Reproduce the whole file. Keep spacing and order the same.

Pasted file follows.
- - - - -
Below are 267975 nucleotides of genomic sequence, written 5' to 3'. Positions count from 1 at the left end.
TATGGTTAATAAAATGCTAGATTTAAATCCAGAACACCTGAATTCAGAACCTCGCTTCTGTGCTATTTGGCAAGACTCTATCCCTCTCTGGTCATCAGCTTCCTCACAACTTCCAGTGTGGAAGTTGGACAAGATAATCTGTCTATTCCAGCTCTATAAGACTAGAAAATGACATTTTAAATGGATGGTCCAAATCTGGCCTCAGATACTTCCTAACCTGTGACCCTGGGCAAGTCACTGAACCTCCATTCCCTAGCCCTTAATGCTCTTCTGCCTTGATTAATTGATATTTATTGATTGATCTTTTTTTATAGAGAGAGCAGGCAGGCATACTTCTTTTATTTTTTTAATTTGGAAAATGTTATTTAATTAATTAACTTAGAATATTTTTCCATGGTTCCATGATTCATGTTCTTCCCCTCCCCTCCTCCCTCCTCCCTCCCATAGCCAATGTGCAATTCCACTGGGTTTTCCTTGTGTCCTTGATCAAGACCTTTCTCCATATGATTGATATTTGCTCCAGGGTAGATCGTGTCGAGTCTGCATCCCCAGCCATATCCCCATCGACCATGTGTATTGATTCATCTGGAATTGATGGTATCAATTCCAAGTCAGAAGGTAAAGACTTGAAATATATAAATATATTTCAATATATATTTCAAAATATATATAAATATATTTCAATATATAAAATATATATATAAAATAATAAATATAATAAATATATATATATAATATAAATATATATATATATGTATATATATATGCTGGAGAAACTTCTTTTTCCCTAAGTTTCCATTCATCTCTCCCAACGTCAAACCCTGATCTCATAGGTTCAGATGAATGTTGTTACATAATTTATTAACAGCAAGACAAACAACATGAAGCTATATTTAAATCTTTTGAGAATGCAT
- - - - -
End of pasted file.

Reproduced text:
Below are 267975 nucleotides of genomic sequence, written 5' to 3'. Positions count from 1 at the left end.
TATGGTTAATAAAATGCTAGATTTAAATCCAGAACACCTGAATTCAGAACCTCGCTTCTGTGCTATTTGGCAAGACTCTATCCCTCTCTGGTCATCAGCTTCCTCACAACTTCCAGTGTGGAAGTTGGACAAGATAATCTGTCTATTCCAGCTCTATAAGACTAGAAAATGACATTTTAAATGGATGGTCCAAATCTGGCCTCAGATACTTCCTAACCTGTGACCCTGGGCAAGTCACTGAACCTCCATTCCCTAGCCCTTAATGCTCTTCTGCCTTGATTAATTGATATTTATTGATTGATCTTTTTTTATAGAGAGAGCAGGCAGGCATACTTCTTTTATTTTTTTAATTTGGAAAATGTTATTTAATTAATTAACTTAGAATATTTTTCCATGGTTCCATGATTCATGTTCTTCCCCTCCCCTCCTCCCTCCTCCCTCCCATAGCCAATGTGCAATTCCACTGGGTTTTCCTTGTGTCCTTGATCAAGACCTTTCTCCATATGATTGATATTTGCTCCAGGGTAGATCGTGTCGAGTCTGCATCCCCAGCCATATCCCCATCGACCATGTGTATTGATTCATCTGGAATTGATGGTATCAATTCCAAGTCAGAAGGTAAAGACTTGAAATATATAAATATATTTCAATATATATTTCAAAATATATATAAATATATTTCAATATATAAAATATATATATAAAATAATAAATATAATAAATATATATATATAATATAAATATATATATATATGTATATATATATGCTGGAGAAACTTCTTTTTCCCTAAGTTTCCATTCATCTCTCCCAACGTCAAACCCTGATCTCATAGGTTCAGATGAATGTTGTTACATAATTTATTAACAGCAAGACAAACAACATGAAGCTATATTTAAATCTTTTGAGAATGCAT